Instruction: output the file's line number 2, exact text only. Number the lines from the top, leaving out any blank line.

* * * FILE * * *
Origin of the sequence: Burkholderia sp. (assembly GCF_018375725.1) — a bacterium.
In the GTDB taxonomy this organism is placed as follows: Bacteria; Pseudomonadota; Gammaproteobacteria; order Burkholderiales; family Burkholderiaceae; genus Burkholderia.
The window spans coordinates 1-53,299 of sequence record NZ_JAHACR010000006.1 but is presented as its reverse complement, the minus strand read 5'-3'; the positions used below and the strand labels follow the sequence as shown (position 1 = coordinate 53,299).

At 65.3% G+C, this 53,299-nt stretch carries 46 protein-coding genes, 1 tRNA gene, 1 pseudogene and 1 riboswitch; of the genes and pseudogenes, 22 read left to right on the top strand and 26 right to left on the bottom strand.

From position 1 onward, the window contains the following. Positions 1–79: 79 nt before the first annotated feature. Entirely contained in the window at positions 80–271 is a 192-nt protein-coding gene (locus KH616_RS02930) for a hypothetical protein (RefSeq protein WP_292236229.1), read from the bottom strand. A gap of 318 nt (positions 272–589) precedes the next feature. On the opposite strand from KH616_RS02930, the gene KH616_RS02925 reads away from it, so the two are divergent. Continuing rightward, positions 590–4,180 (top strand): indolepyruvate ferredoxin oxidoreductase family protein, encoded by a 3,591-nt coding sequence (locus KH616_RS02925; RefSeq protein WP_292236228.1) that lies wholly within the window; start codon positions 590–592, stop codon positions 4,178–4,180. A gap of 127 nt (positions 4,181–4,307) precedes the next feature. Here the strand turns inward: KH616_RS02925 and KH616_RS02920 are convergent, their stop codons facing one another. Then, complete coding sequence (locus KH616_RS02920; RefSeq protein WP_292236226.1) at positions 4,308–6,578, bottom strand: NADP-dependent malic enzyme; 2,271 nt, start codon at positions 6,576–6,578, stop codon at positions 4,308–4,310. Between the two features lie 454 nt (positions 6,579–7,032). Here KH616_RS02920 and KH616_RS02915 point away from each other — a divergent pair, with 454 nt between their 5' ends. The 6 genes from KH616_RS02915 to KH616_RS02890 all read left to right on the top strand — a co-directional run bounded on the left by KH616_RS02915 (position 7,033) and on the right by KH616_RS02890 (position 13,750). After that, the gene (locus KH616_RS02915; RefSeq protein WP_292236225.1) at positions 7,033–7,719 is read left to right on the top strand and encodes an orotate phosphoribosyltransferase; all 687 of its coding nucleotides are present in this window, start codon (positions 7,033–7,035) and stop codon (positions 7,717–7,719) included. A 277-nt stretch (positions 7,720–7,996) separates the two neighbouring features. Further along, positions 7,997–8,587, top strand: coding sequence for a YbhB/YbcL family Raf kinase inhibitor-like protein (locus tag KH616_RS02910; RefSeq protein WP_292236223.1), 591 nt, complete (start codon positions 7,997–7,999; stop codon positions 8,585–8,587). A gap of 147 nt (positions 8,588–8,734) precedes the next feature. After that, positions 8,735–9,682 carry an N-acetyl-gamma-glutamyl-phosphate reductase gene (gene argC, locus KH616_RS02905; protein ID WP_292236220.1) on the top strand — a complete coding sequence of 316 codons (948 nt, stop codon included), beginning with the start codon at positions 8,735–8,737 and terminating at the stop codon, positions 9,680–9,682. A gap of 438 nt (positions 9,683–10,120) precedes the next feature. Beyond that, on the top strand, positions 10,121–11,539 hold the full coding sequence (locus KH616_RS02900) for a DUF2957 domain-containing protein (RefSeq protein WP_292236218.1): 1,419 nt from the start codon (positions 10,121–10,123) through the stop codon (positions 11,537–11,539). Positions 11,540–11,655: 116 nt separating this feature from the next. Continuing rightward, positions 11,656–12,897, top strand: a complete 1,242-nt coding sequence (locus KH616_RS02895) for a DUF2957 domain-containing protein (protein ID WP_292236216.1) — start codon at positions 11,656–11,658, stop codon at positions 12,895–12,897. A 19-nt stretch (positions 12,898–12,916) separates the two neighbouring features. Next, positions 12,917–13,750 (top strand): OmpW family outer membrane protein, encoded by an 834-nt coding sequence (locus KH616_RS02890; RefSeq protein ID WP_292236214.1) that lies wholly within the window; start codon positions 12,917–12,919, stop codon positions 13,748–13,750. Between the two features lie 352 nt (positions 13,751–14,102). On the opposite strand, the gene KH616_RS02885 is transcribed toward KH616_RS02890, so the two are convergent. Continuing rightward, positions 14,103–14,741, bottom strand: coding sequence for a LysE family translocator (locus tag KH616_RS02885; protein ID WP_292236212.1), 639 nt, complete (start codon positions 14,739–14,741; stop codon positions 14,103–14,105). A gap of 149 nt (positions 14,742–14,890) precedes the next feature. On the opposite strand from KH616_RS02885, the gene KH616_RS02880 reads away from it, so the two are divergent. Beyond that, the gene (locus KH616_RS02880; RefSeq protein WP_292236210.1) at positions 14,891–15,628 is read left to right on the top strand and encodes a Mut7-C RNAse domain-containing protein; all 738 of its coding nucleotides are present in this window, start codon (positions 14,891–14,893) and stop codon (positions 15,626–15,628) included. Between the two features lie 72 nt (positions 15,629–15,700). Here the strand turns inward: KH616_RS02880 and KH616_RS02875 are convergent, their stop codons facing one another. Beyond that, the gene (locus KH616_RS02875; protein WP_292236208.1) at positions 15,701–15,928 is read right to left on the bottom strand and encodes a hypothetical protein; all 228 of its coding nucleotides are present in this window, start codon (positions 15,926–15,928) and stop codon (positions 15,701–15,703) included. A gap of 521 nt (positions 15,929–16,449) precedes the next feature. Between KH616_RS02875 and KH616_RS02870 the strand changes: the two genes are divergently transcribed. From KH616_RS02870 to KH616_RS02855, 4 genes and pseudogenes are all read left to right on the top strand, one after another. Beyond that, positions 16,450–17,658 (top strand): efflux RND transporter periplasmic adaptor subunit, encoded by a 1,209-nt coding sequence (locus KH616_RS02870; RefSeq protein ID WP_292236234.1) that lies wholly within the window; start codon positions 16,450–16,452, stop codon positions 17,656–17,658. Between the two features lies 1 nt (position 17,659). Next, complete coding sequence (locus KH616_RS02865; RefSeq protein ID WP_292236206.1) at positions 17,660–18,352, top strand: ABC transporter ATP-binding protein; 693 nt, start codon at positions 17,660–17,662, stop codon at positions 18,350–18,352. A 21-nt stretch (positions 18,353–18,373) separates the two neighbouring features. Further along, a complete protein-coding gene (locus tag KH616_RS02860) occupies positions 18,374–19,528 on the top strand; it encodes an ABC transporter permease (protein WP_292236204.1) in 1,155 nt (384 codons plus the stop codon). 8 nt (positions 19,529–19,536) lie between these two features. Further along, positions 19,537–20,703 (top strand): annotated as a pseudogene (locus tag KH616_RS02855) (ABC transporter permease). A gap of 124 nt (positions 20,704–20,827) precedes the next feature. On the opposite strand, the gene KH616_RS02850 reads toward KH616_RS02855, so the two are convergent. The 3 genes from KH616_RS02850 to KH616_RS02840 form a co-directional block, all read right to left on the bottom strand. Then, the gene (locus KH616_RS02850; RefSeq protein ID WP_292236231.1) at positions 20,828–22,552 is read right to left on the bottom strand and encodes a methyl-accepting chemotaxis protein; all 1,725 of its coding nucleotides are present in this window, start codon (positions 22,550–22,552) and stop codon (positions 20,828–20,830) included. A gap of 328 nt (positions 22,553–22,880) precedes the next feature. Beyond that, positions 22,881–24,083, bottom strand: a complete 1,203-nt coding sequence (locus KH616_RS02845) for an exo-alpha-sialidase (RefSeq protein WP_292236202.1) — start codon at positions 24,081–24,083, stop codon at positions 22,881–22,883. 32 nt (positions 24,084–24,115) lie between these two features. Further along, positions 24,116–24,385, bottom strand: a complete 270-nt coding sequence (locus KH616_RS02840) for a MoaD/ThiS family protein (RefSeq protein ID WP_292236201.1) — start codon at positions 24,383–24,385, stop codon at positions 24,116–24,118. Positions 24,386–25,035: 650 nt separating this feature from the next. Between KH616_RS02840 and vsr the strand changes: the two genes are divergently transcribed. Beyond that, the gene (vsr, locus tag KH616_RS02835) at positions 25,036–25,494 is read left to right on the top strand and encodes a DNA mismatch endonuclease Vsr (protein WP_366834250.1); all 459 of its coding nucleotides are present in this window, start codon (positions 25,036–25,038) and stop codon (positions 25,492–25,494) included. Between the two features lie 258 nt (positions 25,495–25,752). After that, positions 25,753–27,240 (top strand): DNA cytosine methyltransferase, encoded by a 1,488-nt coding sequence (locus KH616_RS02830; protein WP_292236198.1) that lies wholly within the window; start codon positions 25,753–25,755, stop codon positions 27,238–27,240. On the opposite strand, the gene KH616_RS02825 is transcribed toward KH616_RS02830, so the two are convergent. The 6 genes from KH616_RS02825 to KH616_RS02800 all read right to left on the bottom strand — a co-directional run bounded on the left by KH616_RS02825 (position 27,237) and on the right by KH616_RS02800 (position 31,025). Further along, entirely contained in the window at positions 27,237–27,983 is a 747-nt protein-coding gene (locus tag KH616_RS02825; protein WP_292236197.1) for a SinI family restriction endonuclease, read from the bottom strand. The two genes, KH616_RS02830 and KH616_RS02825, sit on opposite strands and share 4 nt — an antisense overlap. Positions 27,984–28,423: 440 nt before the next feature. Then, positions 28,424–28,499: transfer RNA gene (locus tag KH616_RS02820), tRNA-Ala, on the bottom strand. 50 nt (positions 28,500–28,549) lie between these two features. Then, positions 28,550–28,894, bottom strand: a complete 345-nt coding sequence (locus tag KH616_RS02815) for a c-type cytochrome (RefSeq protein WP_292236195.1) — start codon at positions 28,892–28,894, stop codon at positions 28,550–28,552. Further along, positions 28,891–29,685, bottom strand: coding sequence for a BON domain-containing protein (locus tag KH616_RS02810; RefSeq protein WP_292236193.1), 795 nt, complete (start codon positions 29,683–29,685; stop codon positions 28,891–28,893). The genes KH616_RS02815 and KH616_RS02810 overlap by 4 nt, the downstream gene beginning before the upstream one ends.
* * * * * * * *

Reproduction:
In the GTDB taxonomy this organism is placed as follows: Bacteria; Pseudomonadota; Gammaproteobacteria; order Burkholderiales; family Burkholderiaceae; genus Burkholderia.